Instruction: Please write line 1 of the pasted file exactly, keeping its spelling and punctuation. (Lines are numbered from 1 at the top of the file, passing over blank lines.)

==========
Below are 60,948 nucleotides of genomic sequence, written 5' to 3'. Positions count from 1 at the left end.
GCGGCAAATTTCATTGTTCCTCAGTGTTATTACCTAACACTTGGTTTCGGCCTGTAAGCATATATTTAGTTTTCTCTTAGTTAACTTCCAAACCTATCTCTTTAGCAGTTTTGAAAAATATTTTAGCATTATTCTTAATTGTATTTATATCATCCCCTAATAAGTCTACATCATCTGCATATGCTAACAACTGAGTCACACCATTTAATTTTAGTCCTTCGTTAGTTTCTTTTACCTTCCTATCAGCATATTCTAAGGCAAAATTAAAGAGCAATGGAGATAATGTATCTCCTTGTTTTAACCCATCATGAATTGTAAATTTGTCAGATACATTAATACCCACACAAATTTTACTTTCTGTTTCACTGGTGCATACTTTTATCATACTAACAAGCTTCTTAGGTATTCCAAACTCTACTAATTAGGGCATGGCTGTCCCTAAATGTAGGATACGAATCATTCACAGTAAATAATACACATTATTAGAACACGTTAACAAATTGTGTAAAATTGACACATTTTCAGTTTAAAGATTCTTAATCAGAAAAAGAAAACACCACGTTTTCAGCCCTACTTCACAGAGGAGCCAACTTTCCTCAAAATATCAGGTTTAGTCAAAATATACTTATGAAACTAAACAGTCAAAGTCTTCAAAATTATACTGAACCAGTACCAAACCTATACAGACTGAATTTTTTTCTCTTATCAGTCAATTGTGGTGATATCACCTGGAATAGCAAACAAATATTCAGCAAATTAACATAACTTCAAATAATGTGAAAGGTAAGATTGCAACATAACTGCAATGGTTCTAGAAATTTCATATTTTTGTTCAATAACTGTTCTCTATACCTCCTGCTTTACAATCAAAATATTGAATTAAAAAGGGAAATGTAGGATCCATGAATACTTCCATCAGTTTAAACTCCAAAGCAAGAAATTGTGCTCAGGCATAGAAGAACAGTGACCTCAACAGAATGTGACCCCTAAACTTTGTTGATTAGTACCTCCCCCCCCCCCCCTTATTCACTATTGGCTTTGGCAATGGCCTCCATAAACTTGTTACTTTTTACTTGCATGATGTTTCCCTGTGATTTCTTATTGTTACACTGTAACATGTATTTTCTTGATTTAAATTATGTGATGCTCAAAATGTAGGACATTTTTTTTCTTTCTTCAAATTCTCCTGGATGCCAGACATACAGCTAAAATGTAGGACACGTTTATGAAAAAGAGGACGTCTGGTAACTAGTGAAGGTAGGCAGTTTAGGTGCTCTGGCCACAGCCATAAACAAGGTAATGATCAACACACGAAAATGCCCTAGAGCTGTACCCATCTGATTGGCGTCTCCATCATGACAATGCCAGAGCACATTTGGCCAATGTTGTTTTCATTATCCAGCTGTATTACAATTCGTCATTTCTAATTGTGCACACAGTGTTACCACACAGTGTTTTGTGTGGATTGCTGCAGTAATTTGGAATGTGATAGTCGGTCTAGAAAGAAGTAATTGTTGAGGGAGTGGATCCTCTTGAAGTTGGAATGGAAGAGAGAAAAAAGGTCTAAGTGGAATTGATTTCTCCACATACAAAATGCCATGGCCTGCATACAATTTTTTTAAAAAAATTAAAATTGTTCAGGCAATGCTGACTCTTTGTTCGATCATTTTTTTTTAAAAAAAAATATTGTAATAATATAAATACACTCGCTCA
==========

Below are 60,948 nucleotides of genomic sequence, written 5' to 3'. Positions count from 1 at the left end.